LAS VEGAS -- Super Mobility Week -- The keynote panel that opened the second day of CTIA's event here today echoed a common refrain of this show: The first place the Internet of Things (IoT) will prove itself is in the car.
Ralph de la Vega, president and CEO of AT&T Inc. (NYSE: T) Mobile and Business Solutions, kicked off the discussion citing data from Strategy Analytics Inc. that forecasts that by 2017, 32% of new cars sold globally will be embedded with a cellular module -- 60% in the US. AT&T's own research shows that 72% of drivers would delay a car purchase for a year to buy a connected car, he said.
"That's 10 million cars with embedded cellular connectivity by 2017," de la Vega said. "You think there's an opportunity there?"
The AT&T executive was joined by his colleague, AT&T Mobility LLC President and CEO Glenn Lurie, along with representatives from Ericsson AB (Nasdaq: ERIC), General Motors , VoiceBox Technologies and Tesla Motors. AT&T announced pricing details today for its connected car services, which the carrier will treat as an add-on to data plans. (See Carriers Test-Drive Connected Car Biz Models.)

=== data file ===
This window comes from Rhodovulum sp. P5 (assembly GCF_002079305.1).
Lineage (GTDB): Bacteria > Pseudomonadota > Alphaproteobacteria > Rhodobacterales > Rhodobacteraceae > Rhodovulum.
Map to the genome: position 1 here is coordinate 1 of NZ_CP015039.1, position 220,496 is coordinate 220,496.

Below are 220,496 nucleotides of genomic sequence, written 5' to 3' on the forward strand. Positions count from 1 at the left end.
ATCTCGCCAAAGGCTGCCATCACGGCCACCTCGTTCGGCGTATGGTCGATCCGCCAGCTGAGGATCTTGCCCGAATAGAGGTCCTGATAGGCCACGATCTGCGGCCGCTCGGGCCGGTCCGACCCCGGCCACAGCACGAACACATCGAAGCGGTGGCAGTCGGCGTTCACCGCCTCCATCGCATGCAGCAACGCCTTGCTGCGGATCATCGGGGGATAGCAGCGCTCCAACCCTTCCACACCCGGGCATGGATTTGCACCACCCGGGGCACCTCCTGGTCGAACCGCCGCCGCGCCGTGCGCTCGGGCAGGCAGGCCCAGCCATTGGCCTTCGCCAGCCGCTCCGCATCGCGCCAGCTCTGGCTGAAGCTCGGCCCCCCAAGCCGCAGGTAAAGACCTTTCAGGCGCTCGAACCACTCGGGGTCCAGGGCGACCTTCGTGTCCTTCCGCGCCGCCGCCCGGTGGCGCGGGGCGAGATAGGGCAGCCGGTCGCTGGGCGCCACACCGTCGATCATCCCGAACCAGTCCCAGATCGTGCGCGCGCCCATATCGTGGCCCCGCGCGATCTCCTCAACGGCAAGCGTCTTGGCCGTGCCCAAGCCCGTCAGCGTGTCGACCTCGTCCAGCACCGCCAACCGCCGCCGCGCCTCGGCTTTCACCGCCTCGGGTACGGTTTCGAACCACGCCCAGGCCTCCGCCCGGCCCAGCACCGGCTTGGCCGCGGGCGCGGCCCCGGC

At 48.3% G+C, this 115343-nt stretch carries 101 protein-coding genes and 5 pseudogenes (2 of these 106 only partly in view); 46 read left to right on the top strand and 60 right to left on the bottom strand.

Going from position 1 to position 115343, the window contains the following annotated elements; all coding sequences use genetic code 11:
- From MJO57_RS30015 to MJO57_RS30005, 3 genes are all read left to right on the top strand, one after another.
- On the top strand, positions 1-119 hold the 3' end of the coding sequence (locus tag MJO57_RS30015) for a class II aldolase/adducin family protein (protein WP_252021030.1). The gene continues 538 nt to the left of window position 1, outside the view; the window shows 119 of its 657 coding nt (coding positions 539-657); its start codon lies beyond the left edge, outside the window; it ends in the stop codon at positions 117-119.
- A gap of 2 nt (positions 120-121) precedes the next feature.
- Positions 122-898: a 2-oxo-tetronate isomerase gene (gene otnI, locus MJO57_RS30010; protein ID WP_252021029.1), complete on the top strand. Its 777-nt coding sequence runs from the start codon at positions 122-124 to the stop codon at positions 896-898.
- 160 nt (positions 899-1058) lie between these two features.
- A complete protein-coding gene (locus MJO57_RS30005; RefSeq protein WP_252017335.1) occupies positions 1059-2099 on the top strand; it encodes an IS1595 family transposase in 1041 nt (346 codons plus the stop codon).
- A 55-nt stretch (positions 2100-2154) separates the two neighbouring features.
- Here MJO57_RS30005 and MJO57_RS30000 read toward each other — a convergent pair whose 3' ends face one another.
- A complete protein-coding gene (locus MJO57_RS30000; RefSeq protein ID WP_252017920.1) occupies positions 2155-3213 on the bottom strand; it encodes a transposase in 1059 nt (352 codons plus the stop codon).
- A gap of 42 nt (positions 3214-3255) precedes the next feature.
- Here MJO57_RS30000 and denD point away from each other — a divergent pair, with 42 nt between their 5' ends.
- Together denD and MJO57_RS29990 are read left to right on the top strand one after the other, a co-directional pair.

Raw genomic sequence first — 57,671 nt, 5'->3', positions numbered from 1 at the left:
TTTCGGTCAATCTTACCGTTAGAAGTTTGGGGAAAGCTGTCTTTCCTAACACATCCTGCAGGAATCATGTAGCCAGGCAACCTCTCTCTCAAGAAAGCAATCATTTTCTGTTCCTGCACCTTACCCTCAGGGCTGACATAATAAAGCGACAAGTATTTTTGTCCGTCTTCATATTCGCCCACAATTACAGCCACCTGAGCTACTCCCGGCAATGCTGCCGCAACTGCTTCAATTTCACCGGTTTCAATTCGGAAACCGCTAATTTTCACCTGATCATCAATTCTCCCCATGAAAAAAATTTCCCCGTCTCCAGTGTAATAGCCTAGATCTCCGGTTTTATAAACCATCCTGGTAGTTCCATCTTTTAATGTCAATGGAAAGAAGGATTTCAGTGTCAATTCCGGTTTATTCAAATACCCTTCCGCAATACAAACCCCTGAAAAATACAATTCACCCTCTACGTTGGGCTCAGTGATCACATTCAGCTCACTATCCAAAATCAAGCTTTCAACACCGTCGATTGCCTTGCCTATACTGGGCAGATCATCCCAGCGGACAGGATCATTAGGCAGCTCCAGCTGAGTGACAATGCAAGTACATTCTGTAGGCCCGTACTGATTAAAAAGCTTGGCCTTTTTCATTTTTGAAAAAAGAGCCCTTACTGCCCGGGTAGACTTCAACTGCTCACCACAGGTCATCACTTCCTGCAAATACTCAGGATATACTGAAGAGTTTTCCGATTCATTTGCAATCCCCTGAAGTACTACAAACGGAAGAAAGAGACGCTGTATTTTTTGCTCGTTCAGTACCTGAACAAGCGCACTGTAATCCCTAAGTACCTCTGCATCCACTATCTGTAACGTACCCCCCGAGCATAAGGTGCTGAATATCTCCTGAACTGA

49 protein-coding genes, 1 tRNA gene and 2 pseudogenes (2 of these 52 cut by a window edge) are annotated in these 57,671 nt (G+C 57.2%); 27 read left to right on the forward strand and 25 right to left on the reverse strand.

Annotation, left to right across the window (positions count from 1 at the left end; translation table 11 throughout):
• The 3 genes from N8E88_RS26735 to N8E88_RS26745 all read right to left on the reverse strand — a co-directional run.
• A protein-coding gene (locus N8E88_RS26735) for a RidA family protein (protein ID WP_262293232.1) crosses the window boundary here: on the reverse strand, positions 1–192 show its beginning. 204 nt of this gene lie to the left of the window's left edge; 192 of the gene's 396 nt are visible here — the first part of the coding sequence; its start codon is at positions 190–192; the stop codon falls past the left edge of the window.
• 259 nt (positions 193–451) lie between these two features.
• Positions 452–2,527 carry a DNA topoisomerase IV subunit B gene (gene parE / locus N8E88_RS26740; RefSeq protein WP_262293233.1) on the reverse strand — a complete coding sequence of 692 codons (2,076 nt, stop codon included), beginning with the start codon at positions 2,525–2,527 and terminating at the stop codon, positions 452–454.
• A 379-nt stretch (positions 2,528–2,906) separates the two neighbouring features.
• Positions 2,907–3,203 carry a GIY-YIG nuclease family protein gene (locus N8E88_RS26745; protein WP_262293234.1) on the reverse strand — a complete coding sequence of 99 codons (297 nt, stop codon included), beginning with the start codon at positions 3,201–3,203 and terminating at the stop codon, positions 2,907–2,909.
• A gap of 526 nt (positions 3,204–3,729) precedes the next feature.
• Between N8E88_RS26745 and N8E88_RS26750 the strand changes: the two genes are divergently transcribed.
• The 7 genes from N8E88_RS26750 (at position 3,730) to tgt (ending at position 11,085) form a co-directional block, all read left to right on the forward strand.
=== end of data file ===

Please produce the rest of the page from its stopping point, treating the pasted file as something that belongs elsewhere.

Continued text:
Mary Chan, president of global connected consumer at GM -- who was accompanied on stage by a little red connected Corvette -- told the CTIA audience that 33 models across GM are now connected with 4G LTE, and that the automaker is expanding its relationship with AT&T to introduce OnStar in Europe in the second half of 2016.
All the panelists agreed for the most part that safety and security are the top priorities when it comes to connected cars -- a sentiment shared by other carriers in the global connected car game. (See Telefónica: Safety Is Top Connected Car 'App'.)
Mike Kennewick, co-founder and CEO of voice recognition vendor VoiceBox Technologies, championed voice prompts as a way to keep drivers' hands on the wheel while doing everything from finding their way to making a dinner reservation, noting that voice is the one component in a connected world that transcends all devices.
"That kind of interaction maximizes the capability of the connected car, but does it in a very safe way," he says. "It's imperative that when we bring the Internet into the car, we add a component that allows you to interact with it safely."
— Jason Meyers, Senior Editor, Utility Communications/IoT, Light Reading